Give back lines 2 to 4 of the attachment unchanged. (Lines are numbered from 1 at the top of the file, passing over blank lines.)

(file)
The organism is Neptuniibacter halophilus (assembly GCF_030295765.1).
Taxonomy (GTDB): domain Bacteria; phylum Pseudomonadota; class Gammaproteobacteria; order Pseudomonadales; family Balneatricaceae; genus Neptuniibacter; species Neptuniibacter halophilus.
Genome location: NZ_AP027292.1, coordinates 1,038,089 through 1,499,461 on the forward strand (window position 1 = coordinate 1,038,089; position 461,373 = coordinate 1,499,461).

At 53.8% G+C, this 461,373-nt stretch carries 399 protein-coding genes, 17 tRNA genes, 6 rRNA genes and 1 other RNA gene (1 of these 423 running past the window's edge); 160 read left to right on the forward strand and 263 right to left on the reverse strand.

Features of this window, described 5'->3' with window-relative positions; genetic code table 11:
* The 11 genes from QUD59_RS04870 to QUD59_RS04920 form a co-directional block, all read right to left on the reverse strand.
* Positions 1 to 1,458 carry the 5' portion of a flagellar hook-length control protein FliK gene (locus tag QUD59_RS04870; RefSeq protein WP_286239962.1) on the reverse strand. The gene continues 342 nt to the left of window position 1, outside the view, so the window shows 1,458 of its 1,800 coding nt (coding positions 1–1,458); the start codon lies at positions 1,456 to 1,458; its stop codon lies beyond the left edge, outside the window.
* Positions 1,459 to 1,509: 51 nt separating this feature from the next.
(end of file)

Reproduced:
Taxonomy (GTDB): domain Bacteria; phylum Pseudomonadota; class Gammaproteobacteria; order Pseudomonadales; family Balneatricaceae; genus Neptuniibacter; species Neptuniibacter halophilus.
Genome location: NZ_AP027292.1, coordinates 1,038,089 through 1,499,461 on the forward strand (window position 1 = coordinate 1,038,089; position 461,373 = coordinate 1,499,461).

At 53.8% G+C, this 461,373-nt stretch carries 399 protein-coding genes, 17 tRNA genes, 6 rRNA genes and 1 other RNA gene (1 of these 423 running past the window's edge); 160 read left to right on the forward strand and 263 right to left on the reverse strand.